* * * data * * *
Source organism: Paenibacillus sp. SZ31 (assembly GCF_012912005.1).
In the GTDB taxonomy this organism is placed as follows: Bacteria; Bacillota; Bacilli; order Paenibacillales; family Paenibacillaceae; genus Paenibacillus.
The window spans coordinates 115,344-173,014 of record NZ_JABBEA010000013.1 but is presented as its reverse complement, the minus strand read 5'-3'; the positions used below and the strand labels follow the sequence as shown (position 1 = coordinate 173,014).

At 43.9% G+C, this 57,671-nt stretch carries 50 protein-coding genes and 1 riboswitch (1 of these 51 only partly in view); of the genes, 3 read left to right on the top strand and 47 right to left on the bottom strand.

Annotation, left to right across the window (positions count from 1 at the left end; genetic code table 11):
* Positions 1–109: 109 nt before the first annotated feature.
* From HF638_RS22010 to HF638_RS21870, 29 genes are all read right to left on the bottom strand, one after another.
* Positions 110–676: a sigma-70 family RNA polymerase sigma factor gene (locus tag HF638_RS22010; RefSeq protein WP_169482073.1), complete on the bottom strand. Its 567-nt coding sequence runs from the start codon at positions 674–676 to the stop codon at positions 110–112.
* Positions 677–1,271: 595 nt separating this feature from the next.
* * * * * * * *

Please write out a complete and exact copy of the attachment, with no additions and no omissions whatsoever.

Source organism: Paenibacillus sp. SZ31 (assembly GCF_012912005.1).
In the GTDB taxonomy this organism is placed as follows: Bacteria; Bacillota; Bacilli; order Paenibacillales; family Paenibacillaceae; genus Paenibacillus.
The window spans coordinates 115,344-173,014 of record NZ_JABBEA010000013.1 but is presented as its reverse complement, the minus strand read 5'-3'; the positions used below and the strand labels follow the sequence as shown (position 1 = coordinate 173,014).

At 43.9% G+C, this 57,671-nt stretch carries 50 protein-coding genes and 1 riboswitch (1 of these 51 only partly in view); of the genes, 3 read left to right on the top strand and 47 right to left on the bottom strand.

Annotation, left to right across the window (positions count from 1 at the left end; genetic code table 11):
* Positions 1–109: 109 nt before the first annotated feature.
* From HF638_RS22010 to HF638_RS21870, 29 genes are all read right to left on the bottom strand, one after another.
* Positions 110–676: a sigma-70 family RNA polymerase sigma factor gene (locus tag HF638_RS22010; RefSeq protein WP_169482073.1), complete on the bottom strand. Its 567-nt coding sequence runs from the start codon at positions 674–676 to the stop codon at positions 110–112.
* Positions 677–1,271: 595 nt separating this feature from the next.